by James C. Thomas C.P.Ag.
Many high performance putting greens and athletic fields are designed and built based on the USGA recommendations which call for placement of a 12 inch deep uniform root zone mixture over a gravel drainage blanket. The root zone mixtures are carefully chosen mixtures of sand and organic amendment designed to have a specific particle size distribution, saturated hydraulic conductivity, and pore space distribution. These properties are chosen to provide resistance to compaction plus excellent drainage and aeration to promote optimal turf growth. For these systems to perform correctly, it is important that the root zone mixture be as uniform as possible from top to bottom since the presence of layers of differing materials will interfere with the desired water and air movement through the root zone.
The flow of water through soil is interrupted each time there is a change between soils of different particle size. First, let us consider the case of a finer textured soil layered over a coarser textured soil as would occur if a green were top dressed with too fine of a sand. In this case, water will enter the upper, finer textured layer and pass through it at a rate equal to its saturated hydraulic conductivity. Once the percolating water reaches the bottom of the upper layer, the water will not enter the underlying coarser textured soil until the upper layer becomes nearly saturated and there is sufficient gravitational force to overcome the capillary attraction of the fine pores for water. When this occurs, water will enter the larger pores of the underlying coarser soil and flow through it until it reaches the bottom of that layer. Here again, the water will not enter the underlying gravel until the sandy root zone becomes nearly saturated and there is sufficient gravitational force to overcome the capillary attraction of the sand for water. In a system of this nature, many times the water applied during routine irrigation is only retained in the upper layer of finer textured soil and it does not move into the underlying soil. As a result, the upper layer remains quite wet and very poorly aerated. These conditions are ideal for promoting disease, shallow rooting and potential black layer conditions.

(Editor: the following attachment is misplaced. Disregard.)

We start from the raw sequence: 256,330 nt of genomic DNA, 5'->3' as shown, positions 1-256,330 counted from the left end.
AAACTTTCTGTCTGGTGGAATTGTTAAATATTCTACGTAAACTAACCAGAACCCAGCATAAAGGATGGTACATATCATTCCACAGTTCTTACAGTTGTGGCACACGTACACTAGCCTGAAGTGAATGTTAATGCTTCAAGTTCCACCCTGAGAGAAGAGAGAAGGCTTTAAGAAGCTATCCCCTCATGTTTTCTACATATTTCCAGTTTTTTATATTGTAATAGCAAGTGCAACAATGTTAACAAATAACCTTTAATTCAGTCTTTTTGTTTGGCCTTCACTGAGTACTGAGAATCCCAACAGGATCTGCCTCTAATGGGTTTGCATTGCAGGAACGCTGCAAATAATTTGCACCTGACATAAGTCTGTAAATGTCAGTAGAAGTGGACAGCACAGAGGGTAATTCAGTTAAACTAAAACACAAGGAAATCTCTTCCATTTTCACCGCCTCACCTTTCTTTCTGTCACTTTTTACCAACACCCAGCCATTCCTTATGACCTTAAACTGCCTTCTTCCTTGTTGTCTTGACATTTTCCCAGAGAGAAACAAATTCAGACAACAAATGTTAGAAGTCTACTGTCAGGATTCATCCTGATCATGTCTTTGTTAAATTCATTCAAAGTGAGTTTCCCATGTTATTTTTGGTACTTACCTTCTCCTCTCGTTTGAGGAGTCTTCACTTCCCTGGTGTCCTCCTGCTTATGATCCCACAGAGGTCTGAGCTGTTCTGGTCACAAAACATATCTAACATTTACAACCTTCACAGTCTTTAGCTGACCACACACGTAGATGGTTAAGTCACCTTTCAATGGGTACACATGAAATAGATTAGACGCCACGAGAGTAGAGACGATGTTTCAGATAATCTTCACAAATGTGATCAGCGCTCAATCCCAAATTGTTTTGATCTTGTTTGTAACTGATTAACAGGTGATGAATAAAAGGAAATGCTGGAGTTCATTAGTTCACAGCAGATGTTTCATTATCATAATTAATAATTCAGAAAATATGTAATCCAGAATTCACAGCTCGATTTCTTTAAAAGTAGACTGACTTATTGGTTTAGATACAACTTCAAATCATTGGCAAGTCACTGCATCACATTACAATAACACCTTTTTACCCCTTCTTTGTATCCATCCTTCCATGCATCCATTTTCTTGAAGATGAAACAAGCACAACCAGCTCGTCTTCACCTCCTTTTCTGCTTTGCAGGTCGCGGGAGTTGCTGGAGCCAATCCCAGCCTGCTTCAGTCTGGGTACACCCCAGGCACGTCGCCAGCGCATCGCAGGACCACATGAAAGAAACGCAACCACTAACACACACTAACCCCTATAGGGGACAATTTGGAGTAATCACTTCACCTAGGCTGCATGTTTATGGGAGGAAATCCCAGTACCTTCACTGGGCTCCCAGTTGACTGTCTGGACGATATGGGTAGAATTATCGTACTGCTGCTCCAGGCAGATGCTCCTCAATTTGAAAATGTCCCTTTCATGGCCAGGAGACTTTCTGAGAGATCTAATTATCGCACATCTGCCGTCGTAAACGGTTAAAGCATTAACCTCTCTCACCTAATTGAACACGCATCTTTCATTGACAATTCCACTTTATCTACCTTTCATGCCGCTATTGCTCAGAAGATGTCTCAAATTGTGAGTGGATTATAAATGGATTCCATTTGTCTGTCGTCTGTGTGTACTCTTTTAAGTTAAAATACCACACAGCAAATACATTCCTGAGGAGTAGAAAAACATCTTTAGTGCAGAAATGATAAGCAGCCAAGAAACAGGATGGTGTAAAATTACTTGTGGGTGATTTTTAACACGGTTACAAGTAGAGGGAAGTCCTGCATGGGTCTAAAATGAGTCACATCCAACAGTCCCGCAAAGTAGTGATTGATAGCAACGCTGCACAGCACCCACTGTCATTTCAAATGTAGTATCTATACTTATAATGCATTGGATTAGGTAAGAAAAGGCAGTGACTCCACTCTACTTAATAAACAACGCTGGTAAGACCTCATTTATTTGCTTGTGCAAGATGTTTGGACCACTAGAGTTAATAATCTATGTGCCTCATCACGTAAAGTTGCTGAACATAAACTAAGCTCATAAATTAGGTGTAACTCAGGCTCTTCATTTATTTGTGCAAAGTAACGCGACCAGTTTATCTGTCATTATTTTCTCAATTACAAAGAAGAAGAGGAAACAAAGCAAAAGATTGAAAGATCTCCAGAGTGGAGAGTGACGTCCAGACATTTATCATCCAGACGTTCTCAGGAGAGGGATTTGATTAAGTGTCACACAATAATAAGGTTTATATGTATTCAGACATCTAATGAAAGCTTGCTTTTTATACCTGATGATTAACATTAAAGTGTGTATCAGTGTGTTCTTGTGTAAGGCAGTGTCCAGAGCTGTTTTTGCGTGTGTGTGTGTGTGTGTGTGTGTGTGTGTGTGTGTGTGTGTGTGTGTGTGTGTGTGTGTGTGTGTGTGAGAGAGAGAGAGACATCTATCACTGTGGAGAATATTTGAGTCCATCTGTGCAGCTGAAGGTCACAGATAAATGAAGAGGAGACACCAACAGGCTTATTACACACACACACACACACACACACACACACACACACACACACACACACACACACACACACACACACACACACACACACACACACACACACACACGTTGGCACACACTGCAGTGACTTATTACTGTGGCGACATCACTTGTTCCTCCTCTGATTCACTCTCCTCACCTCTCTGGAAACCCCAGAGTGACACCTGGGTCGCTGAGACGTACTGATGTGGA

Secondly, let us consider the case of a coarser textured material layered over a finer soil. In this case water can rapidly enter the coarse textured upper layer and move to the bottom of this layer. Here its movement is slowed by the lower saturated hydraulic conductivity of the underlying layer. If the rate of rainfall or irrigation exceeds the saturated hydraulic conductivity of the underlying layer, free water will begin to accumulate in the upper layer until it becomes totally saturated at which time any further applied water will runoff. After rainfall or irrigation ceases, the standing water in the upper zone will slowly seep into the underlying soil. If the rate of water movement into the underlying finer soil is too slow, then the upper layer may not have sufficient time to dry out and get oxygen into the pores before the next rainfall or irrigation event occurs. This type of continuously saturated and nearly saturated soil leads to the development of anaerobic soil conditions and may eventually result in black layer formation.